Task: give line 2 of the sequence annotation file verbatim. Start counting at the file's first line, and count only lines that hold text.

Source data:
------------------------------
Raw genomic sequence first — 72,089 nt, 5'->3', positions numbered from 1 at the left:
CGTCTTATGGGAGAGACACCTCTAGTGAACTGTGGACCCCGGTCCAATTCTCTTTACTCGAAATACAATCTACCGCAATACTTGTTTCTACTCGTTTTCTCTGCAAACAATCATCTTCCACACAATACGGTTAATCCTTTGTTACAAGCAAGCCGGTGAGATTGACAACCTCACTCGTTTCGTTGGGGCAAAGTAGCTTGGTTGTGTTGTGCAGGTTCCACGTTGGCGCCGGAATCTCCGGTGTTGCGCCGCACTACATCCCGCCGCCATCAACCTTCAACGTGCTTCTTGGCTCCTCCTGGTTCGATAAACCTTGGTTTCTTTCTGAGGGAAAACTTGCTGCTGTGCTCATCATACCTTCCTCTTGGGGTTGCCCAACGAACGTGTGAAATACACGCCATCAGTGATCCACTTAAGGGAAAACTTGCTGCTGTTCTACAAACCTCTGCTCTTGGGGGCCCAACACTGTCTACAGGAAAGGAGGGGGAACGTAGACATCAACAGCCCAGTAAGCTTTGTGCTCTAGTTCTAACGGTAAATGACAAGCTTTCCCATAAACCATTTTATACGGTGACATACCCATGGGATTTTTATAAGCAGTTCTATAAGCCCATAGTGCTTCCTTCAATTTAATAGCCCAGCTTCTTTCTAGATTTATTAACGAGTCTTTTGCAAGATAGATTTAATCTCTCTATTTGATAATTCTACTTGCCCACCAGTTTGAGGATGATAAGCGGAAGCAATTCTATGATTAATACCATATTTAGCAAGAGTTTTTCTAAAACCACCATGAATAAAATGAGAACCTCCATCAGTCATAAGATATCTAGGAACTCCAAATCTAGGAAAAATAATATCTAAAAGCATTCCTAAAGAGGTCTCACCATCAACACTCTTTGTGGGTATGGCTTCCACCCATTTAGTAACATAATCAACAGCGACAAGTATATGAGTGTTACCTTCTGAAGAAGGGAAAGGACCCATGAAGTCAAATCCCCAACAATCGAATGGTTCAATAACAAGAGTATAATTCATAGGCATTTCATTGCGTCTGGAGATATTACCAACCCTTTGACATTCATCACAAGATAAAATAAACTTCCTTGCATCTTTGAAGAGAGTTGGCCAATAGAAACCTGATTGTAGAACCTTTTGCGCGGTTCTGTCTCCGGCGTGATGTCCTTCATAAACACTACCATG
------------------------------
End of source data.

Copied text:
CGTCTTATGGGAGAGACACCTCTAGTGAACTGTGGACCCCGGTCCAATTCTCTTTACTCGAAATACAATCTACCGCAATACTTGTTTCTACTCGTTTTCTCTGCAAACAATCATCTTCCACACAATACGGTTAATCCTTTGTTACAAGCAAGCCGGTGAGATTGACAACCTCACTCGTTTCGTTGGGGCAAAGTAGCTTGGTTGTGTTGTGCAGGTTCCACGTTGGCGCCGGAATCTCCGGTGTTGCGCCGCACTACATCCCGCCGCCATCAACCTTCAACGTGCTTCTTGGCTCCTCCTGGTTCGATAAACCTTGGTTTCTTTCTGAGGGAAAACTTGCTGCTGTGCTCATCATACCTTCCTCTTGGGGTTGCCCAACGAACGTGTGAAATACACGCCATCAGTGATCCACTTAAGGGAAAACTTGCTGCTGTTCTACAAACCTCTGCTCTTGGGGGCCCAACACTGTCTACAGGAAAGGAGGGGGAACGTAGACATCAACAGCCCAGTAAGCTTTGTGCTCTAGTTCTAACGGTAAATGACAAGCTTTCCCATAAACCATTTTATACGGTGACATACCCATGGGATTTTTATAAGCAGTTCTATAAGCCCATAGTGCTTCCTTCAATTTAATAGCCCAGCTTCTTTCTAGATTTATTAACGAGTCTTTTGCAAGATAGATTTAATCTCTCTATTTGATAATTCTACTTGCCCACCAGTTTGAGGATGATAAGCGGAAGCAATTCTATGATTAATACCATATTTAGCAAGAGTTTTTCTAAAACCACCATGAATAAAATGAGAACCTCCATCAGTCATAAGATATCTAGGAACTCCAAATCTAGGAAAAATAATATCTAAAAGCATTCCTAAAGAGGTCTCACCATCAACACTCTTTGTGGGTATGGCTTCCACCCATTTAGTAACATAATCAACAGCGACAAGTATATGAGTGTTACCTTCTGAAGAAGGGAAAGGACCCATGAAGTCAAATCCCCAACAATCGAATGGTTCAATAACAAGAGTATAATTCATAGGCATTTCATTGCGTCTGGAGATATTACCAACCCTTTGACATTCATCACAAGATAAAATAAACTTCCTTGCATCTTTGAAGAGAGTTGGCCAATAGAAACCTGATTGTAGAACCTTTTGCGCGGTTCTGTCTCCGGCGTGATGTCCTTCATAAACACTACCATG